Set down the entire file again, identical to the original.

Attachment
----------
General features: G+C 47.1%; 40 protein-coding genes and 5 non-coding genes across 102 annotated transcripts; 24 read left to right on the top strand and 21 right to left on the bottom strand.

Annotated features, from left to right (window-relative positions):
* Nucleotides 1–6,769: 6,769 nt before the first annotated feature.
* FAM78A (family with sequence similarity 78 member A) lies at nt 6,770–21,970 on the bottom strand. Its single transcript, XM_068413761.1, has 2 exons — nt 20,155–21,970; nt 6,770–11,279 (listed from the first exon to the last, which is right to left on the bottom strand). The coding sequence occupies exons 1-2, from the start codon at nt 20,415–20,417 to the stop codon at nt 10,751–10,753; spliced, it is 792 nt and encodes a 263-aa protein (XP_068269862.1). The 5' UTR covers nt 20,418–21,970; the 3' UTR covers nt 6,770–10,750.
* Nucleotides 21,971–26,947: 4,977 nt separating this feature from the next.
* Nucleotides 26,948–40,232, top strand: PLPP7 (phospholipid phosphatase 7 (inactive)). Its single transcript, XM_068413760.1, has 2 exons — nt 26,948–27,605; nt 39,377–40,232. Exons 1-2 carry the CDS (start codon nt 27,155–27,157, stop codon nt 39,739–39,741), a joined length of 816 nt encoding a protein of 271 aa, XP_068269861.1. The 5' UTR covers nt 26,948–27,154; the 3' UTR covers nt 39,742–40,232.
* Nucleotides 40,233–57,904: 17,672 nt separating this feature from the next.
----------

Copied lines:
General features: G+C 47.1%; 40 protein-coding genes and 5 non-coding genes across 102 annotated transcripts; 24 read left to right on the top strand and 21 right to left on the bottom strand.

Annotated features, from left to right (window-relative positions):
* Nucleotides 1–6,769: 6,769 nt before the first annotated feature.
* FAM78A (family with sequence similarity 78 member A) lies at nt 6,770–21,970 on the bottom strand. Its single transcript, XM_068413761.1, has 2 exons — nt 20,155–21,970; nt 6,770–11,279 (listed from the first exon to the last, which is right to left on the bottom strand). The coding sequence occupies exons 1-2, from the start codon at nt 20,415–20,417 to the stop codon at nt 10,751–10,753; spliced, it is 792 nt and encodes a 263-aa protein (XP_068269862.1). The 5' UTR covers nt 20,418–21,970; the 3' UTR covers nt 6,770–10,750.
* Nucleotides 21,971–26,947: 4,977 nt separating this feature from the next.
* Nucleotides 26,948–40,232, top strand: PLPP7 (phospholipid phosphatase 7 (inactive)). Its single transcript, XM_068413760.1, has 2 exons — nt 26,948–27,605; nt 39,377–40,232. Exons 1-2 carry the CDS (start codon nt 27,155–27,157, stop codon nt 39,739–39,741), a joined length of 816 nt encoding a protein of 271 aa, XP_068269861.1. The 5' UTR covers nt 26,948–27,154; the 3' UTR covers nt 39,742–40,232.
* Nucleotides 40,233–57,904: 17,672 nt separating this feature from the next.